Obamacare continues to struggle in the court of public opinion, but it's good news for some health insurance industry stockholders, specifically the folks who have invested in WellPoint, which owns multiple insurers, including Blue Cross. Via The Washington Examiner's Tim Carney, here's a research note from Seeking Alpha titled: "WellPoint Inc.: Loving Obamacare?"
WellPoint, the note says, has become a "big beneficiary of the Affordable Care Act." It's doing well overall, and part of the reason is the "company's Obamacare-derived good fortune." The company was doing fine before the law's coverage expansion went into effect, but now it's performing even better, the note says—and the "'special sauce' that has made the stock soar further could in fact be Obamacare."
As Carney notes, this is not exactly the oppositional law that President Obama and other Democrats promised when the law was being debated. Rep. Nancy Pelosi (D-Ca.) described the insurance industry as "immoral" and "villains." In fact, some big insurers have turned out to be the law's beneficiaries.
It's not just that Obamacare includes a mandate to buy their product, and subsidies to help people do so. It's that the law prevents insurers from taking outsize losses should claims costs within Obamacare plans come in higher than expected. The law includes a "risk corridors" program that pays 50 percent of excess expenses for costs in any plan that exceeds 103 percent of a predetermined target, and 80 percent of the excess for costs above 108 percent, between 2014 and 2017.
In theory, it could all balance out, if enough insurers undershoot their targets, which would require them to pay into the system. In practice, this is unlikely; information gathered from health insurers indicates that the insurance industry will receive about $1 billion in payments this year.
That extra billion, paid for by taxpayers, creates a considerable cushion for health insurers in the early years of Obamacare's coverage expansion. It means that insurers will do well regardless of whether they are actually doing well. And it means that parts of the law, like premium hikes, won't be set based on actual market conditions so much as on the assumption that the risk corridors will cover any problems. That's especially true this year, because there is so little data to go on. There was a huge sign-up boom at the end of March, and yet insurers needed to start setting rates for the coming year just a few months later—meaning claims data which would normally be the basis for updated rates was fairly scarce.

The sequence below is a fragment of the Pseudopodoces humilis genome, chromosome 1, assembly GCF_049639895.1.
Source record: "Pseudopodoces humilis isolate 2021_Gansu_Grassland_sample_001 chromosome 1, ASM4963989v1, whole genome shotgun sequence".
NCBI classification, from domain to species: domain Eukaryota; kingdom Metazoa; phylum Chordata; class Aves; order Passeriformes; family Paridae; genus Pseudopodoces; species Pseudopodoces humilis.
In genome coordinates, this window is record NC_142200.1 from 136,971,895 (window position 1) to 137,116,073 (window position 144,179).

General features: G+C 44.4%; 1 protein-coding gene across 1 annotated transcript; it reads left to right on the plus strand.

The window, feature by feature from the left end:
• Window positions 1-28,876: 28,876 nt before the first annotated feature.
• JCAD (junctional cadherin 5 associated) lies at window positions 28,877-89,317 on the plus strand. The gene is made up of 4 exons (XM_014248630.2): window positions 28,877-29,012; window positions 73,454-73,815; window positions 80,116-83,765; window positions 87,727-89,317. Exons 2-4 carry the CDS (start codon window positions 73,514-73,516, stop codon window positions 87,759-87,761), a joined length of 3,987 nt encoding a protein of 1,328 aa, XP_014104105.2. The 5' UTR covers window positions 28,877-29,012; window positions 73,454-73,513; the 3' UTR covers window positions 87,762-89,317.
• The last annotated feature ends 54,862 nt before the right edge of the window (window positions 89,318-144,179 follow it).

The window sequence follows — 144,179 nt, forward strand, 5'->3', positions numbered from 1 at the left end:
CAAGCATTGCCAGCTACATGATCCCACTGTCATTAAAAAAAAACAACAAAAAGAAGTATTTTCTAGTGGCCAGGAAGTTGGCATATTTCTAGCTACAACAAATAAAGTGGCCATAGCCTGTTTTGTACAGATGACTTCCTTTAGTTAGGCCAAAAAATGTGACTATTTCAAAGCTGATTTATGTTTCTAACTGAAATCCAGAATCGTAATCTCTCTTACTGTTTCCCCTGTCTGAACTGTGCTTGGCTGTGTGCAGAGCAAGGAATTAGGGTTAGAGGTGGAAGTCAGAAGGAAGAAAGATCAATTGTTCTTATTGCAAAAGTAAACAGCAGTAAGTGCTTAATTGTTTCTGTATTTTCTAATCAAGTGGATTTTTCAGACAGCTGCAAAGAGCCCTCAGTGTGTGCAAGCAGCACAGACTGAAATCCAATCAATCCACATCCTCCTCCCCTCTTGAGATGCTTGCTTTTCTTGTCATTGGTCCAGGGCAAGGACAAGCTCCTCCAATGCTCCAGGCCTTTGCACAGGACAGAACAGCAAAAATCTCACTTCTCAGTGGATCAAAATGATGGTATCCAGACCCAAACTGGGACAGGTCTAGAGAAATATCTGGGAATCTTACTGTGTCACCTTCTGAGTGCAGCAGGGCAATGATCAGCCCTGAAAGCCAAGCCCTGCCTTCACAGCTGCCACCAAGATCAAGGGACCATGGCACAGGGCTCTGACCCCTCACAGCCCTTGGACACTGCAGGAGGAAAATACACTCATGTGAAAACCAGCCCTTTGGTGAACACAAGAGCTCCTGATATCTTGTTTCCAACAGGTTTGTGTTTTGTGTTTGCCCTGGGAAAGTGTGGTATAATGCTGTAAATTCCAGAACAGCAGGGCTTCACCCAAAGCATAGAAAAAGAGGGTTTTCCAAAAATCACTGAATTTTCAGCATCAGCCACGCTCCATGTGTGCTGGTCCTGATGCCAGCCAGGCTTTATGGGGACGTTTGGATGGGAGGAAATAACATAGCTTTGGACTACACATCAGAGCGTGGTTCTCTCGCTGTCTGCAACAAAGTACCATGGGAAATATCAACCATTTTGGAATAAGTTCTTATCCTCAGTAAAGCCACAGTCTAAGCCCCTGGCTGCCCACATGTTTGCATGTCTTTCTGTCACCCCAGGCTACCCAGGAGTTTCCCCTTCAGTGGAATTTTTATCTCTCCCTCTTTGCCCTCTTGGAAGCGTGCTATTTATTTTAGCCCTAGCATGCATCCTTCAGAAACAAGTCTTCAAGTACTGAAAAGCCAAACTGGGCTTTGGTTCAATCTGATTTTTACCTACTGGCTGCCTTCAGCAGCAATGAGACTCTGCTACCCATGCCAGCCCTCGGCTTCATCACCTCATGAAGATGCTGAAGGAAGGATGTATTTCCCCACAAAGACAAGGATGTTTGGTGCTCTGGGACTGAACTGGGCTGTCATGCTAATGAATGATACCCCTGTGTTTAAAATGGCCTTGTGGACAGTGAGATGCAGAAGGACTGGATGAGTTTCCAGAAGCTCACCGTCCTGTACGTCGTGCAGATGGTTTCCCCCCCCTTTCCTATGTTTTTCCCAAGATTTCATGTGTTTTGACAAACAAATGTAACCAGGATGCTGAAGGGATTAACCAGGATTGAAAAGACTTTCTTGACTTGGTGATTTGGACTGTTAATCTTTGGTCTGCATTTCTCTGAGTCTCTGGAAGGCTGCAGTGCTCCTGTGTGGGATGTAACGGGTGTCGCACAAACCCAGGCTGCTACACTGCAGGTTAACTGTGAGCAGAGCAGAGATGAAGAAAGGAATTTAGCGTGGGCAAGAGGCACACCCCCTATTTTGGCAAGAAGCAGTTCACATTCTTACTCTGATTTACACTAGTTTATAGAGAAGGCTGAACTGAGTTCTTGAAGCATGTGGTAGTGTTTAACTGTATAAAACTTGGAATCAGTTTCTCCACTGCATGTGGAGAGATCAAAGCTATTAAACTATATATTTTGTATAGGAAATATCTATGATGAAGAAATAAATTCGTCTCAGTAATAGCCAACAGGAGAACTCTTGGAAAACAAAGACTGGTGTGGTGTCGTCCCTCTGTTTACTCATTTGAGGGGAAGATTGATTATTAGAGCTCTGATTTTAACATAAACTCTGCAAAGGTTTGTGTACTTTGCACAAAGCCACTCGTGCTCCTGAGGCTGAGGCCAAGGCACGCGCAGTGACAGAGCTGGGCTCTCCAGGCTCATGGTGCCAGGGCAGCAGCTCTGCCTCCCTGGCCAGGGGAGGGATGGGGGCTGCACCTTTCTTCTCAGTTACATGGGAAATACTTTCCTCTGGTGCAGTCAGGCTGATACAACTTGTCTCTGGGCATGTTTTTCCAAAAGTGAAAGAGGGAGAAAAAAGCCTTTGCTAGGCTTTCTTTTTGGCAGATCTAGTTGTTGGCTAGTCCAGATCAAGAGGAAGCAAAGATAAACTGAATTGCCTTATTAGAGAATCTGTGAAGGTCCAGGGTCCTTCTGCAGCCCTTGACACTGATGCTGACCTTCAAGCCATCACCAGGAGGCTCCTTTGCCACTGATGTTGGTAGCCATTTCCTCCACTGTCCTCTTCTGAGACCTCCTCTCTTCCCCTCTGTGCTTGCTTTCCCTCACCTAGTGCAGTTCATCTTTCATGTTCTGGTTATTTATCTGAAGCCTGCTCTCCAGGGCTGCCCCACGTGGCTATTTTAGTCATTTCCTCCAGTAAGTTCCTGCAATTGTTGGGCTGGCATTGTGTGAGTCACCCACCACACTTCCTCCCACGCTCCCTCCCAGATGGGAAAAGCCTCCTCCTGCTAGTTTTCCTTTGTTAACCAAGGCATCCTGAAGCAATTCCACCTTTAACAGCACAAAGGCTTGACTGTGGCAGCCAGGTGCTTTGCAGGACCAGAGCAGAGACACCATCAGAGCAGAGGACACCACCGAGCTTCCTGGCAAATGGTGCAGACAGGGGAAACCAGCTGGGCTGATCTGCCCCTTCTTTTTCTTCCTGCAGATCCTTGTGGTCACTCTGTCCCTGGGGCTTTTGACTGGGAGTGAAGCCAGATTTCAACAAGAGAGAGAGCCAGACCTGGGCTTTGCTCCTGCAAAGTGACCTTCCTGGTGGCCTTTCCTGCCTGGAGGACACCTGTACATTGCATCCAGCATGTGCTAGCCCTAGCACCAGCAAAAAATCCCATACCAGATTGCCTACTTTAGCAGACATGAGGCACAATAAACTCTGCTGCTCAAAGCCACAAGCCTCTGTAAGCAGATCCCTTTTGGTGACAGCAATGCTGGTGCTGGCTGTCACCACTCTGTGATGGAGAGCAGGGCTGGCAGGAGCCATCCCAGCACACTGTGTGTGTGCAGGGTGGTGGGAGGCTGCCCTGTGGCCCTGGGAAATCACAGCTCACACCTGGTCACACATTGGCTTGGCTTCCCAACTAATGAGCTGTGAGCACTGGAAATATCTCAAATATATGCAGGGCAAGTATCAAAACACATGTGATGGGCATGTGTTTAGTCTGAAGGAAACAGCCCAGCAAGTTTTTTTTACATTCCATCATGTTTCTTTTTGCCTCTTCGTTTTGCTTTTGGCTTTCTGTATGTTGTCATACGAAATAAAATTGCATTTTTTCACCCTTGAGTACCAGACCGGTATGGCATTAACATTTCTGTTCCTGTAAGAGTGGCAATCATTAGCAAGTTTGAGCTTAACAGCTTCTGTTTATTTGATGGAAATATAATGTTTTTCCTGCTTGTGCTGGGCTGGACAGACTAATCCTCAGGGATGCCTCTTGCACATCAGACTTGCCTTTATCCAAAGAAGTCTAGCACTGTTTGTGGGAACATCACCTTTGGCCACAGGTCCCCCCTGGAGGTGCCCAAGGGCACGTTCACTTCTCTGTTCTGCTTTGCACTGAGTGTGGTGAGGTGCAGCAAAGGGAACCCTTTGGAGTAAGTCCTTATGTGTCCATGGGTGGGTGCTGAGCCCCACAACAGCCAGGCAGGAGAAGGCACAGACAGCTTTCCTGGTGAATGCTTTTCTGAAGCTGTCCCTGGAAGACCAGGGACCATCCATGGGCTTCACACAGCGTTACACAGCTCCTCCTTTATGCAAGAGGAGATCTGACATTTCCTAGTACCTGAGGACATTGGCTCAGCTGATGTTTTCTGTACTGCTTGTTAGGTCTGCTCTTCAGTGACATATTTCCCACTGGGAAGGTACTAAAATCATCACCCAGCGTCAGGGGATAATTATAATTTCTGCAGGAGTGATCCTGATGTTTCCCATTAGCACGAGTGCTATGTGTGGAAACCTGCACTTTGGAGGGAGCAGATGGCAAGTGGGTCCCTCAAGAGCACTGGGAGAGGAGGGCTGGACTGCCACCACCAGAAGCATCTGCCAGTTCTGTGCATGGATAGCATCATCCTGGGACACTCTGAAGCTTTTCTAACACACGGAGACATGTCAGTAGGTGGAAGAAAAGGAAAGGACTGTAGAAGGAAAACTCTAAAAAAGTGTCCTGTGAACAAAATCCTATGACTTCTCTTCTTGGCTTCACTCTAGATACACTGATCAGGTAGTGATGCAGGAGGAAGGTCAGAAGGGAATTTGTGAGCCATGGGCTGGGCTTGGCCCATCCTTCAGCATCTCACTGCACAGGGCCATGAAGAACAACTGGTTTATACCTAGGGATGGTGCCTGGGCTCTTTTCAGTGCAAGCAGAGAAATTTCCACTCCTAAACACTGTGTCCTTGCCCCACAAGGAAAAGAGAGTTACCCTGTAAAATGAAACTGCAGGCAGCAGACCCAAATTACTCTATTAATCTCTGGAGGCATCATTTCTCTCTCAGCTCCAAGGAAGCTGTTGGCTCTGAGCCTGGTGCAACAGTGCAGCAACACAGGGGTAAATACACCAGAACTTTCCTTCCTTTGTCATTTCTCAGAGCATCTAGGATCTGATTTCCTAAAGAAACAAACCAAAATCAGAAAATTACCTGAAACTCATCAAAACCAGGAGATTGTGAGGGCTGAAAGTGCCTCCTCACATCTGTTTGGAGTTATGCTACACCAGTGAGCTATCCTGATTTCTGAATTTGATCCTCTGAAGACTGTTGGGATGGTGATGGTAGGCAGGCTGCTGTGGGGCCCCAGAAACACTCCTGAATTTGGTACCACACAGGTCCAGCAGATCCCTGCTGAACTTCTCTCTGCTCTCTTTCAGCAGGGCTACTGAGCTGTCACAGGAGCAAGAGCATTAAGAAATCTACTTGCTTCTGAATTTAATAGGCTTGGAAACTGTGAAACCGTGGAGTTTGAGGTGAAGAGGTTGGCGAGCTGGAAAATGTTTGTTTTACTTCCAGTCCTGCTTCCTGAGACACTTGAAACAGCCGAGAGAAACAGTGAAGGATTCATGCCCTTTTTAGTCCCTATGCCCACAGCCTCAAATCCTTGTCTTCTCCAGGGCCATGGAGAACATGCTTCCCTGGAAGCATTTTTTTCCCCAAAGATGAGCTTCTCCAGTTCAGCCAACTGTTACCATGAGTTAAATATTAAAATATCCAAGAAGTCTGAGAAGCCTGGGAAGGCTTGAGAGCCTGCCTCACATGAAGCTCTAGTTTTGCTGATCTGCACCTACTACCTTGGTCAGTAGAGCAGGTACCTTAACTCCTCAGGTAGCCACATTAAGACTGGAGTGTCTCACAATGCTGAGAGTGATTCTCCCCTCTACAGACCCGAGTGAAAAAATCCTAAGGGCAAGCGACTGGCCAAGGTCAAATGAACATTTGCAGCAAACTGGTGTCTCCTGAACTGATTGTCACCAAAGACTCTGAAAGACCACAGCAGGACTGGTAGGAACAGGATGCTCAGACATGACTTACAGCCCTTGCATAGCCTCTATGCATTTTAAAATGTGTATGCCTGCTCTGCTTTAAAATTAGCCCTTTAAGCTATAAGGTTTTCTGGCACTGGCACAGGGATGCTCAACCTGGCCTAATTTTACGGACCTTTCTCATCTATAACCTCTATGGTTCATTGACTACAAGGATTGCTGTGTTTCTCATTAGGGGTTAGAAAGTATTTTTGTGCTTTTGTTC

As Robert Laszewski, a health policy consultant with close ties to the insurance industry, recently explained:
With almost no valid claims data yet and the "3Rs" Obamacare reinsurance program, insurers have little if any useful information yet on which to base 2015 rates and the reinsurance program virtually protects the carrier from losing any money through 2016. I've actually had reports of actuarial consultants going around to the plans that failed to gain substantial market share suggesting they lower their rates in order to grab market share because they have nothing to lose with the now unlimited (the administration took the lid on payments off this summer) Obamacare reinsurance program covering their losses.
We won't know what the real Obamacare rates will be until we see the 2017 rates––when there will be plenty of valid claim data and the Obamacare reinsurance program, now propping the rates up, will have ended.
With this sort of quasi-bailout in place, of course insurance industry shareholders are going to be thrilled. The law sets up a requirement that the public buys the product, heavily subsidizes its purchase, and then protects the industry from excess losses—all at taxpayer expense. Some villains.